Definition - What does Kutarka mean?

Kutarka is a Sanskrit word meaning “bad logician,” “sophistry,” or “fallacious argument” from ku, a root syllable meaning “deficiency,” and tarka, meaning “reasoning,” “inquiry” or “logic” or “speculation.”

In yoga and Indian philosophy, kutarka is negative logic or negative reasoning. It is the wrong logic used for the purpose of finding fault. According to Patanjali, author of the eightfold path of yoga in the Yoga Sutras, there are three types of logic, of which kutarka is the lowest form.

Yogapedia explains Kutarka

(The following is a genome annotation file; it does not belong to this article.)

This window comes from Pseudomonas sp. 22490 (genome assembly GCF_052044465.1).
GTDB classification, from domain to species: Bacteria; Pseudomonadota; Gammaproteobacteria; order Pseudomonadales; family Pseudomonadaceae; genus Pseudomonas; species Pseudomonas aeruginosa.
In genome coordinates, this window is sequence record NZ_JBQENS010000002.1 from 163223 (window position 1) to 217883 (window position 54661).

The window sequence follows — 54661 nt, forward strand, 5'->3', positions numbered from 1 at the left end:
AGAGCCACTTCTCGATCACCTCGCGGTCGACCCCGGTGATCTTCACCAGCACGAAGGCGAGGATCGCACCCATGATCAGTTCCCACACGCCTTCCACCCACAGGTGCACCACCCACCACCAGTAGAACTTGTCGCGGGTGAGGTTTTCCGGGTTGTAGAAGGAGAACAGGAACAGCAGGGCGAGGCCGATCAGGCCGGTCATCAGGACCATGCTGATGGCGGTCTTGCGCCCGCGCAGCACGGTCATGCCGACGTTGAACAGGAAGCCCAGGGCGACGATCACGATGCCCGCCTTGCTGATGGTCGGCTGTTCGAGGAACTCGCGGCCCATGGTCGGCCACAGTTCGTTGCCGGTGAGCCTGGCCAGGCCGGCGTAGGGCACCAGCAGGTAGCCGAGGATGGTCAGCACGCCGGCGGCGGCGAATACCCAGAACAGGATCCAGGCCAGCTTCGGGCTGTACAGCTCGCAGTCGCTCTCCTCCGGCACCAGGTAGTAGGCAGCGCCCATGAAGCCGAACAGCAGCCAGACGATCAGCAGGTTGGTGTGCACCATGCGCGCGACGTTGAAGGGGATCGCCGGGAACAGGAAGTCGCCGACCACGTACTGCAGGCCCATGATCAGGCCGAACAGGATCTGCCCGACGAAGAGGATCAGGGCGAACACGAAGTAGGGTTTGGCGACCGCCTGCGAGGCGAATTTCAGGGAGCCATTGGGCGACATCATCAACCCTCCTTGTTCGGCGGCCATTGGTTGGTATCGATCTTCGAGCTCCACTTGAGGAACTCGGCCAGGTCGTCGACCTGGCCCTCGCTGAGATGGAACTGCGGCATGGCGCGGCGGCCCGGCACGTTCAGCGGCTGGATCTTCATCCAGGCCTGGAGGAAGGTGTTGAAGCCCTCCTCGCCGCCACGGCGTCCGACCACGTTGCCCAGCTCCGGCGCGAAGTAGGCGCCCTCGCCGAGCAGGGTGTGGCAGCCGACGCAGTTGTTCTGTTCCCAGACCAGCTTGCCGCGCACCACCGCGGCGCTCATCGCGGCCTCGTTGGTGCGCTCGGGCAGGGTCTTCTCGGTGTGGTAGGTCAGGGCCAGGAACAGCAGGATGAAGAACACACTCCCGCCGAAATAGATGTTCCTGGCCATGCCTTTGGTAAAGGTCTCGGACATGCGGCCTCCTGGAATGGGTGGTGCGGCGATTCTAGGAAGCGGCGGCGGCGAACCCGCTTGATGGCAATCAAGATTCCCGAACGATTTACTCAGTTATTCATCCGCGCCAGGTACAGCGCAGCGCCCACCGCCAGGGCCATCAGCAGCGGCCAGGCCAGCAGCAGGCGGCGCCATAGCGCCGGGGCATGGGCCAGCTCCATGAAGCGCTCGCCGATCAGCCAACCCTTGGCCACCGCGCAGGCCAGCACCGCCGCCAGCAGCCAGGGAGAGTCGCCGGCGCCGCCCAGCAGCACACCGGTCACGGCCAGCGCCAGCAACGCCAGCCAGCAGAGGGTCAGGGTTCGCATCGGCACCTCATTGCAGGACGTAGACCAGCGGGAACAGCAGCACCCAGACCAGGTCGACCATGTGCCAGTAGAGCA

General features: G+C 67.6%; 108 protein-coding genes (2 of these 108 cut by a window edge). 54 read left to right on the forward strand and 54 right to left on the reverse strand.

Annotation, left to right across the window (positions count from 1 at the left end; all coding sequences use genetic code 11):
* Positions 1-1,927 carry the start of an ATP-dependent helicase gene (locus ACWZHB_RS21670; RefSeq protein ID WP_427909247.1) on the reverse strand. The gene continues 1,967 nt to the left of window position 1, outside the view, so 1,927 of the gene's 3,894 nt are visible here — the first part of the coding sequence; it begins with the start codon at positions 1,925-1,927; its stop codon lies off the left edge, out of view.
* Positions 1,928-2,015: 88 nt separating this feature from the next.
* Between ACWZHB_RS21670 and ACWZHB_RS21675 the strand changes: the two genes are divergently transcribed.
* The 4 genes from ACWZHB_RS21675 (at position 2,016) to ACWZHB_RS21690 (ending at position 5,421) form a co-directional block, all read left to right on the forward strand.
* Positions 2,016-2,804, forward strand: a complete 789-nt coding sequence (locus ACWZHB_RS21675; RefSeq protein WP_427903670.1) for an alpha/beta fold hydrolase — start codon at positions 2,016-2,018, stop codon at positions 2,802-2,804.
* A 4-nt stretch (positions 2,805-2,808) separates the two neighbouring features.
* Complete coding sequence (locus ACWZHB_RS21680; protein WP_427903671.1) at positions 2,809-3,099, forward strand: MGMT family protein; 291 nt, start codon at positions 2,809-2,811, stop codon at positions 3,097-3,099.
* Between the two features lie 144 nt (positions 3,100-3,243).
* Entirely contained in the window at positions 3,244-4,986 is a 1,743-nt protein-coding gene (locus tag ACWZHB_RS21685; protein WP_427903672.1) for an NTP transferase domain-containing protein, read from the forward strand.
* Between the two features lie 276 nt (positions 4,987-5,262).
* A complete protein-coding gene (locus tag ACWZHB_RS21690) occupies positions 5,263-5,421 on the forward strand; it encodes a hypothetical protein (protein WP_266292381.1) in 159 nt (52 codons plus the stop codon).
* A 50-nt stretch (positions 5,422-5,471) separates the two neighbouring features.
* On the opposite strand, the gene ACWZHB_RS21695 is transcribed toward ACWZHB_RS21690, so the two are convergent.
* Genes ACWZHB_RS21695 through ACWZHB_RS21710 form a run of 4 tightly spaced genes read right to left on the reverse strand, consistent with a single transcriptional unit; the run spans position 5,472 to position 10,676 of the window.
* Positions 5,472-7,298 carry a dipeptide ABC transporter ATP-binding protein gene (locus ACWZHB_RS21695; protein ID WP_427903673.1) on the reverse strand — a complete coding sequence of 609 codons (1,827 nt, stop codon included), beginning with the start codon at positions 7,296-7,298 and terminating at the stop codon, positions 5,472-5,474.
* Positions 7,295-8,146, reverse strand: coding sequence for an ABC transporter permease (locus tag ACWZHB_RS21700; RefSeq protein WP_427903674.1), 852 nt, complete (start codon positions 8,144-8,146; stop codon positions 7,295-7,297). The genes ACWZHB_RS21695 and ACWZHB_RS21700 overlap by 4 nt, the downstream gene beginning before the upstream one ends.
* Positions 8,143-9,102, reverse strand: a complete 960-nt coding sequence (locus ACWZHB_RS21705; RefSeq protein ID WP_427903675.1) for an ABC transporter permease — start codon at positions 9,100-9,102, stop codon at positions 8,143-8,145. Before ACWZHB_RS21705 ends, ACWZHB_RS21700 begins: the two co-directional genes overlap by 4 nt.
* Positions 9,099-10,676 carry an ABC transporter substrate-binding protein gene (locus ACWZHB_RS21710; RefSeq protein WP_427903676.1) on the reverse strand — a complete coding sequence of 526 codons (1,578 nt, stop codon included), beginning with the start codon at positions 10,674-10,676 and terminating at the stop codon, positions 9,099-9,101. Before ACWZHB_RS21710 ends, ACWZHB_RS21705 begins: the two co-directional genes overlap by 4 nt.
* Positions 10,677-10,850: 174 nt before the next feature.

Using kutarka, the person will apply incorrect logic to reach a conclusion. For example, given the statements “God is love” and “love is blind,” the person using kutarka logic concludes that God is blind.

The other types of logic are tarka and vitarka. Tarka is sequential, logical understanding that can change as knowledge changes and is associated with scientific knowledge. Vitarka is higher logic that leads to truth – asking philosophic questions to derive spiritual knowledge. It is vitarka that aids the yogi on his path to enlightenment.

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